Prior to his meeting with Chinese Communist Party Secretary General Xi Jinping, Komeito leader Natsuo Yamaguchi said in an interview with Hong Kong-based Phoenix TV on Jan. 21 that shelving the dispute and leaving it to later generations represent wise judgment.

Wang Jiarui, head of the International Department of the Chinese Communist Party’s Central Committee, said in his meeting with Yamaguchi that leaving the issue to later generations can be one option. I do not think that Wang made the statement in defiance of Xi’s intentions.

On the following day, Jan. 25, Yamaguchi met with Xi and handed him a personal letter from Prime Minister Shinzo Abe. It is reported that Abe and Xi are open to the idea of holding a summit.

The sequence of these events suggests a certain direction that both countries are considering taking. Xi asked Japan to create an environment favorable for holding a summit — respecting history as well as reality and making joint efforts with China to seek effective methods of controlling and resolving problems through dialogue and consultations. Behind his remarks was the pressure of Chinese public opinion.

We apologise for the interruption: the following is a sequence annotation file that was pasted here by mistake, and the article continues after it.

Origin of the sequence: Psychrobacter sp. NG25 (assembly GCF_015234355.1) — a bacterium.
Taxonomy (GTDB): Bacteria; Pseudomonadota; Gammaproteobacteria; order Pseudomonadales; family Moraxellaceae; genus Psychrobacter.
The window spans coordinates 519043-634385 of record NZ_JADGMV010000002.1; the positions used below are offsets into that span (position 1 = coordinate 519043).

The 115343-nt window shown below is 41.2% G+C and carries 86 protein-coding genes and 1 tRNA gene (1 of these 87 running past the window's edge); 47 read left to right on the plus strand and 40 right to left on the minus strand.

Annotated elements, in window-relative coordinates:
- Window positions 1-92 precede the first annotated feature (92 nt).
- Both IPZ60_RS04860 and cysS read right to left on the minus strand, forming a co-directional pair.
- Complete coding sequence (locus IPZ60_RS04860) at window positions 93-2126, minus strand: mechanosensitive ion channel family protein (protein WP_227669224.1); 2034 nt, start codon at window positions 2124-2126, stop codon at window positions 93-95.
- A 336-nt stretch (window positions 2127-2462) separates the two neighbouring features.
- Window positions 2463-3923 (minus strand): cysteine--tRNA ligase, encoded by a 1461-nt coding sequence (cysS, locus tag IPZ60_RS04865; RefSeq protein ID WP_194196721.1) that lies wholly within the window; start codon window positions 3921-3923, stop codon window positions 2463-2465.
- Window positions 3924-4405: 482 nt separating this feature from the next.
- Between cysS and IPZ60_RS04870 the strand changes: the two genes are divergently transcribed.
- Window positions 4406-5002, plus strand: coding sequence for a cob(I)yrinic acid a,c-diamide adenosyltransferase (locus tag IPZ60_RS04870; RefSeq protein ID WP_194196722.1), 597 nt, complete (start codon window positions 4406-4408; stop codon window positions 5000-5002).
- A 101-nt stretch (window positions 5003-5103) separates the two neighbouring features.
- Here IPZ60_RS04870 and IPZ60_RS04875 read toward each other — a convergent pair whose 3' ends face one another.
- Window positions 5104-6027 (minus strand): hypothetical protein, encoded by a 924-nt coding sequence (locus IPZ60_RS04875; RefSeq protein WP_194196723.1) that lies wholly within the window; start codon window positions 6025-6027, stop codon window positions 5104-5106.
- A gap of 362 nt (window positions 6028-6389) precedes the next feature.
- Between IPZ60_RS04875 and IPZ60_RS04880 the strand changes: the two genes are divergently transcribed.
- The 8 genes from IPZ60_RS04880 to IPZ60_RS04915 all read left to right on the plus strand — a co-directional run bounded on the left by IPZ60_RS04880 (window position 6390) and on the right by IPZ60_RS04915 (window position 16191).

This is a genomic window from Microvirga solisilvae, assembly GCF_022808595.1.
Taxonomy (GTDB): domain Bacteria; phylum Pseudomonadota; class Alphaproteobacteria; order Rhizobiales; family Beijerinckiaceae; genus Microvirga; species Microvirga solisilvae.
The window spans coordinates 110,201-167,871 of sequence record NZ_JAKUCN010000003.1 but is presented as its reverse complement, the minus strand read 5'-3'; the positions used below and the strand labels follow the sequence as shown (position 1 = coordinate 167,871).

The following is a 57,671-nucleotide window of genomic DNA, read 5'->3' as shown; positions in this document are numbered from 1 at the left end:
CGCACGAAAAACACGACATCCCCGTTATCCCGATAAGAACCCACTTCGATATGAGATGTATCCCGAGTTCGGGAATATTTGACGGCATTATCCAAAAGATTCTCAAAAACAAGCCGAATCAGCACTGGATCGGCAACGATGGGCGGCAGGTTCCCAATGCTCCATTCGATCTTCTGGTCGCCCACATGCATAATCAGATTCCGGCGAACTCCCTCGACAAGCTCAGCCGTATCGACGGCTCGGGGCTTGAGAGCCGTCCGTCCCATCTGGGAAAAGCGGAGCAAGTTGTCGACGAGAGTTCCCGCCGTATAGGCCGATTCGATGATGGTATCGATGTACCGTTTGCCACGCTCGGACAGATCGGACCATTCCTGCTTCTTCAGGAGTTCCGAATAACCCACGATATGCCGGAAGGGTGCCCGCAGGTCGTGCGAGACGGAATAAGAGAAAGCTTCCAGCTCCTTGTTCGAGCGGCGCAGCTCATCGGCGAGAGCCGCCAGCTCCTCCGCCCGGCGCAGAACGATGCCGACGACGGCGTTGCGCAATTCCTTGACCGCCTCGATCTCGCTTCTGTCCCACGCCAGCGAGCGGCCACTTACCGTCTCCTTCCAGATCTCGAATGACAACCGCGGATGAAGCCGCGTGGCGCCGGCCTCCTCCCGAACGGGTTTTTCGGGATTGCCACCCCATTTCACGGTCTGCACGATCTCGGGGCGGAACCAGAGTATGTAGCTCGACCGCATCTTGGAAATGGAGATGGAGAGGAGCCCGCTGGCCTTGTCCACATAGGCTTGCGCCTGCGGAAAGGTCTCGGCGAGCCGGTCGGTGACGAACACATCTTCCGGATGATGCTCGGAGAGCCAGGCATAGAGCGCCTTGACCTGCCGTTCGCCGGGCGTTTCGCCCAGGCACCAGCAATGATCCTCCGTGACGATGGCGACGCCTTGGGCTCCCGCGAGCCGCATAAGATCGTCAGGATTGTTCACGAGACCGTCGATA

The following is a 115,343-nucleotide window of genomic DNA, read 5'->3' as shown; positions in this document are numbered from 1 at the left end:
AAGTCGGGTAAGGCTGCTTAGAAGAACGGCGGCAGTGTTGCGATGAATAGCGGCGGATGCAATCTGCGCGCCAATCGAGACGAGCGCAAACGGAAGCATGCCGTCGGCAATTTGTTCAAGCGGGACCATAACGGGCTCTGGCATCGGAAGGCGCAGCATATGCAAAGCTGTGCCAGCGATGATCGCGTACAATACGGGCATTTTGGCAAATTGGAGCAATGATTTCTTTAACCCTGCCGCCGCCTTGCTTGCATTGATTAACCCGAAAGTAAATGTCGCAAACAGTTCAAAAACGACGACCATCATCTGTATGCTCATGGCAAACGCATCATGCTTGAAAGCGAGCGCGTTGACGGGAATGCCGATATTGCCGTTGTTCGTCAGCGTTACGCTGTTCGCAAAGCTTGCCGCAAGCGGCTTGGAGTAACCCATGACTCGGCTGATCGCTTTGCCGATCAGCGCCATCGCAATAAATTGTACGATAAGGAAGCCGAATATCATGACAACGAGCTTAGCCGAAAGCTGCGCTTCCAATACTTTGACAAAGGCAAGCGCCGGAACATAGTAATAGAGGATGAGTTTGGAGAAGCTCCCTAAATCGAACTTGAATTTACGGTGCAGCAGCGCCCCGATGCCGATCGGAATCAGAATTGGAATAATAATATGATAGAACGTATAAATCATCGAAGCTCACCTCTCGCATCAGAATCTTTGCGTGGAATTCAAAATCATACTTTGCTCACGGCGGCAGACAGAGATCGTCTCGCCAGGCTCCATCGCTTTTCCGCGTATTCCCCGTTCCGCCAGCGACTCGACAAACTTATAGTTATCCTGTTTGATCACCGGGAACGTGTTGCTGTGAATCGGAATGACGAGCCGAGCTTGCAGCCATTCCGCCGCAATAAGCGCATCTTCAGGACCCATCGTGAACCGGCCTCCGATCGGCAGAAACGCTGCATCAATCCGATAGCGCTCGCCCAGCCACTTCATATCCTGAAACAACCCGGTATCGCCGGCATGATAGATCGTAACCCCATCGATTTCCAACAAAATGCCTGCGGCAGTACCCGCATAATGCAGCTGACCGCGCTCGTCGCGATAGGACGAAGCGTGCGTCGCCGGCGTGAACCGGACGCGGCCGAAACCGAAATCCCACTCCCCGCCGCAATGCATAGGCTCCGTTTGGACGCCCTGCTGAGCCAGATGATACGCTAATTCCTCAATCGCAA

A hard-line opinion that is getting the upper hand holds that the territorial issue should not be left for future generations to solve but should be solved by the current generation. Twists and turns are expected before a summit is held. There is no prediction that an agreement will be reached on going back to the earlier understanding that the territorial issue should be shelved.